Known fondly as 'The Man In The Cap', McDermott was a true GAA man and ahead of his time, writes Colm O'Rourke
Published 16/10/2011 | 05:00
An extraordinary man was laid to rest in Navan on Friday.
Maybe to many people the name Peter McDermott means little as few under the age of 50 would have any knowledge or appreciation of him but he made an incredible contribution to the country as a businessman and to the GAA in particular at club, county and national level as a player, referee, coach and administrator.
Born in 1918 near the end of the Great War, his record of achievement on the pitch is a small part of the story, even if six Leinster medals and two All-Irelands is something any player would be very happy with. Yet the bits in-between were more astonishing. In 1953 he refereed the All-Ireland final and the following year captained Meath to win Sam Maguire, a feat unlikely to be repeated. Two years later he refereed another final, but what was even more amazing in 1954 was that he was a selector and also county board secretary.
In 1960 he helped Down make the breakthrough to bring the All-Ireland across the border for the first time. That Down team was heavily represented at his funeral on Friday. Among them were Sean O'Neill, James McCartan and Paddy Doherty while Maurice Hayes, who was county secretary in Down at the time and who first contacted McDermott, was also present.
Such a turnout half a century later was an amazing tribute for the "man in the cap" and cemented a special bond of friendship between the two counties.
What struck me at the funeral was how young the men in charge of county boards were at the time. Three of the main officials in Meath in the 1950s were in their early 30s and Hayes was of similar vintage in Down. It is a far cry from present day administrations which are dominated more by grey hair and it would be great if a new generation of young turks could seize back the future of the GAA.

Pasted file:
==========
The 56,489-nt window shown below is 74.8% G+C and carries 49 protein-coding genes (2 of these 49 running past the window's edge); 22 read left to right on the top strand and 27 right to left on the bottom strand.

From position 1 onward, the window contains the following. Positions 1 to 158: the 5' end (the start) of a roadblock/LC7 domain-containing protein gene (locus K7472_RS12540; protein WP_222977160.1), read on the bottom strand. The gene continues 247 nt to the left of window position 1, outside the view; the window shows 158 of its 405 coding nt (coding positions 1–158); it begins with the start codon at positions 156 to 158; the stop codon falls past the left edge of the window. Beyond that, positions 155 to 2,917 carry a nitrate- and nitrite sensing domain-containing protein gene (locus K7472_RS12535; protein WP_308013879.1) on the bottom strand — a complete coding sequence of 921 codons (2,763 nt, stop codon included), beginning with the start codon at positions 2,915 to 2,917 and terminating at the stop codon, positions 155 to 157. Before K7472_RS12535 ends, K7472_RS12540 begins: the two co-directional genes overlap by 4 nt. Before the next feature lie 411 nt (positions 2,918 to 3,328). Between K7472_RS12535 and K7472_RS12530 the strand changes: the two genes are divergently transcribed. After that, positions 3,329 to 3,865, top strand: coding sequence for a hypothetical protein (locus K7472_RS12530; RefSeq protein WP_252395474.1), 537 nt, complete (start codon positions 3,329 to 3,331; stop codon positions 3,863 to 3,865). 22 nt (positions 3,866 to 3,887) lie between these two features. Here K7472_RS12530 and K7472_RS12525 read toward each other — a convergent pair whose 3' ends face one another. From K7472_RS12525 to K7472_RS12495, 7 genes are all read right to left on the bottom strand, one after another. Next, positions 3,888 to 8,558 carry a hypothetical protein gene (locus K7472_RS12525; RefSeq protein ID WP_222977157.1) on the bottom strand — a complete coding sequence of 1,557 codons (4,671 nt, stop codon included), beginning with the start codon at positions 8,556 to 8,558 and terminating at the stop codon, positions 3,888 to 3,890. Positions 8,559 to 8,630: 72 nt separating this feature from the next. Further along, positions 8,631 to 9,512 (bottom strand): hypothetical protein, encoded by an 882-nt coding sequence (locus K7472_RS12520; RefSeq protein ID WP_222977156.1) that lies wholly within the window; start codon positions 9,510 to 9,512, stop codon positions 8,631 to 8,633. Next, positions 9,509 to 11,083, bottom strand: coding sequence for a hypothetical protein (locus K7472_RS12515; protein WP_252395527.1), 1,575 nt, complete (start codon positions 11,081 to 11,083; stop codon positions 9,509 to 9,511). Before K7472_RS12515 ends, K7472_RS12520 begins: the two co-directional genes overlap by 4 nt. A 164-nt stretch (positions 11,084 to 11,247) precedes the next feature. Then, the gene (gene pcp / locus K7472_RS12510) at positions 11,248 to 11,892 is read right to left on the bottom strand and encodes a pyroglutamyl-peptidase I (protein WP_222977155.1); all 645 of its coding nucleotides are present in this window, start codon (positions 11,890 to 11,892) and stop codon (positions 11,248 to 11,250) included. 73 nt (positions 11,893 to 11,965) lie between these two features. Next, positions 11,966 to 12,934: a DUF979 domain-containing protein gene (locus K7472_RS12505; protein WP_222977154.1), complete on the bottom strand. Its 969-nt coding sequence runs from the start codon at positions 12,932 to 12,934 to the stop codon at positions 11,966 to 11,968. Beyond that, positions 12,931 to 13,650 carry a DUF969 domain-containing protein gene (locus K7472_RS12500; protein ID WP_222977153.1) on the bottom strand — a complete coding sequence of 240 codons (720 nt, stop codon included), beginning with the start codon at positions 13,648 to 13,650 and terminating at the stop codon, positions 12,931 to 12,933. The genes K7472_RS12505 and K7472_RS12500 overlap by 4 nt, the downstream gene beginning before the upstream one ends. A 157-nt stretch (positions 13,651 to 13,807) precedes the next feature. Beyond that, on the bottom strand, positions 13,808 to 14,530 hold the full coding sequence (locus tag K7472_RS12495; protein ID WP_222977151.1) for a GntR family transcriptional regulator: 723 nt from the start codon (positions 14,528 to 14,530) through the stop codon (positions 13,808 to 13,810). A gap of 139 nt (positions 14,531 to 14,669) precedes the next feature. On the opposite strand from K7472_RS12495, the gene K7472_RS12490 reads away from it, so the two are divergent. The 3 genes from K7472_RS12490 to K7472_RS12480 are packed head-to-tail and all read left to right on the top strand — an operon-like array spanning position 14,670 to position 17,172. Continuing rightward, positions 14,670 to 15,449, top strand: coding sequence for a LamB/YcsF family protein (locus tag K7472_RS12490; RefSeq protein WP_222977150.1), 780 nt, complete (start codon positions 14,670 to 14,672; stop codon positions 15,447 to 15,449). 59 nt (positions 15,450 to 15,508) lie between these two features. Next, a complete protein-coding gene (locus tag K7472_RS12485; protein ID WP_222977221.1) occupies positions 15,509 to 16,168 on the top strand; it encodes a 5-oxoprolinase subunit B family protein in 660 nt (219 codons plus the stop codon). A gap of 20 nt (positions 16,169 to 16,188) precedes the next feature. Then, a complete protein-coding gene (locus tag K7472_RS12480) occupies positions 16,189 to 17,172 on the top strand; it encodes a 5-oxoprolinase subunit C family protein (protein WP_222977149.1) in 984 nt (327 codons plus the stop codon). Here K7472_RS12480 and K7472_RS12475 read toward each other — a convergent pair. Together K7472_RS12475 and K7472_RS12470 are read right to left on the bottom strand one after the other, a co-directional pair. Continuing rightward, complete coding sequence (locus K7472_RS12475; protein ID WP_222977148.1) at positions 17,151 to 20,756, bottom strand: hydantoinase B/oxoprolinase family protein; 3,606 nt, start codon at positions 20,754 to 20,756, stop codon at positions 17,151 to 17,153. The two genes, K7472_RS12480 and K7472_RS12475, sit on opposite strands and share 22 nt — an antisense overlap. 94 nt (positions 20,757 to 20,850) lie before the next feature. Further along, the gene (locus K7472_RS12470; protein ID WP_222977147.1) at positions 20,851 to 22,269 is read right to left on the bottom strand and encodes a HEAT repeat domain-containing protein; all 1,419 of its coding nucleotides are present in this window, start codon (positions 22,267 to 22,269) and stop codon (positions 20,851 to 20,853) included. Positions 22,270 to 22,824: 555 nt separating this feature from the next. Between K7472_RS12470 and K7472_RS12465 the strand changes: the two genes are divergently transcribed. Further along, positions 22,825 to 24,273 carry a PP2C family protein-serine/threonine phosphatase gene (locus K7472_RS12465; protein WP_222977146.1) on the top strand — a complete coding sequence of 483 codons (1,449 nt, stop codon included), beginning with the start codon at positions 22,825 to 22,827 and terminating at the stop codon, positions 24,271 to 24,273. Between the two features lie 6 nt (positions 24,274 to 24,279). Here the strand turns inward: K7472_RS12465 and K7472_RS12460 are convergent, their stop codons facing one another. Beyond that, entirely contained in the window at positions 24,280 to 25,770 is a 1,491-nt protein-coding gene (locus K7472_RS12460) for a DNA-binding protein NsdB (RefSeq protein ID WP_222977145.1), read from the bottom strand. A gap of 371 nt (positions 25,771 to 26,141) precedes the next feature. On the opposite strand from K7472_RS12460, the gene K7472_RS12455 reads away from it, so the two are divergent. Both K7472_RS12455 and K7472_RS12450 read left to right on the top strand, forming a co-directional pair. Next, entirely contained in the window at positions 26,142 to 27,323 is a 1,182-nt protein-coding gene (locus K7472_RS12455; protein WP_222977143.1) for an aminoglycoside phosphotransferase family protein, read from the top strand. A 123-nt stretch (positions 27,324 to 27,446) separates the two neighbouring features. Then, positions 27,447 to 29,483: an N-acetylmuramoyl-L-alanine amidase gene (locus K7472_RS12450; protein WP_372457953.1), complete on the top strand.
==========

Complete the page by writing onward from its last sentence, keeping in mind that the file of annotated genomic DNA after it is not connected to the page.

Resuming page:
Of all McDermott's achievements, the organisation of a trip to Australia in 1968 by the Meath team who had won the All-Ireland the previous year was quite the most amazing logistical feat imaginable. This at a time when few people had ever been on an aeroplane.
To make it better it was a world trip in every sense of the word, going out eastwards through Singapore and coming back through Hawaii, San Francisco, Los Angeles and New York. In Australia there were games in Perth, Adelaide, Sydney and Melbourne.
This venture came about after an Australian team, led by legendary Aussie rules footballer Ron Barassi, came to Ireland in the autumn of 1967 and played Meath and Mayo in Croke Park. An invitation was issued to Meath to make a return trip and McDermott, being the meticulous organiser that he was, did not need to be asked twice.
When he returned he wrote a book about the whole experience called Gaels in the Sun. Even at this remove it is a fantastic account from a different world. At the end there is a detailed ledger of all the money raised through fundraising and individual donors -- the generosity is quite something at a time when few had anything. It was this pioneering trip which started the International Rules series with Australia and the men who travel there next week can thank the visionary Peter McDermott.
Later years were not kind to Peter McDermott. After all he had contributed to his community there was no fairness for him as he lost his wife, daughter and son to illness. It was a blow no man should have to face. And then his own sight failed, a huge setback for a sharp and inquisitive mind. He took it all with a stoic acceptance.
On Friday I watched his remaining comrades from the All-Ireland winning teams of 1949 and 1954 line up in a guard of honour, their youthful grace robbed by the thief of time but they stood as proud as ever nonetheless.
And all the men of 1967 were there too, the men who McDermott coached to an All-Ireland title and who all agreed that this was a man ahead of his time who would have brought them to more big days if he was given control of the team in that decade.
The legacy of 1949 and 1954 was to create a pride in Meath football based on honesty and courage -- standards which are not open to compromise. And the thought that struck me in the church on Friday was of men who soldiered with or under Peter McDermott and who would have looked on the swagger, brashness and arrogance of the Celtic Tiger as being totally alien to their values and ideals.
They were all men of substance and Peter McDermott certainly belonged in that club.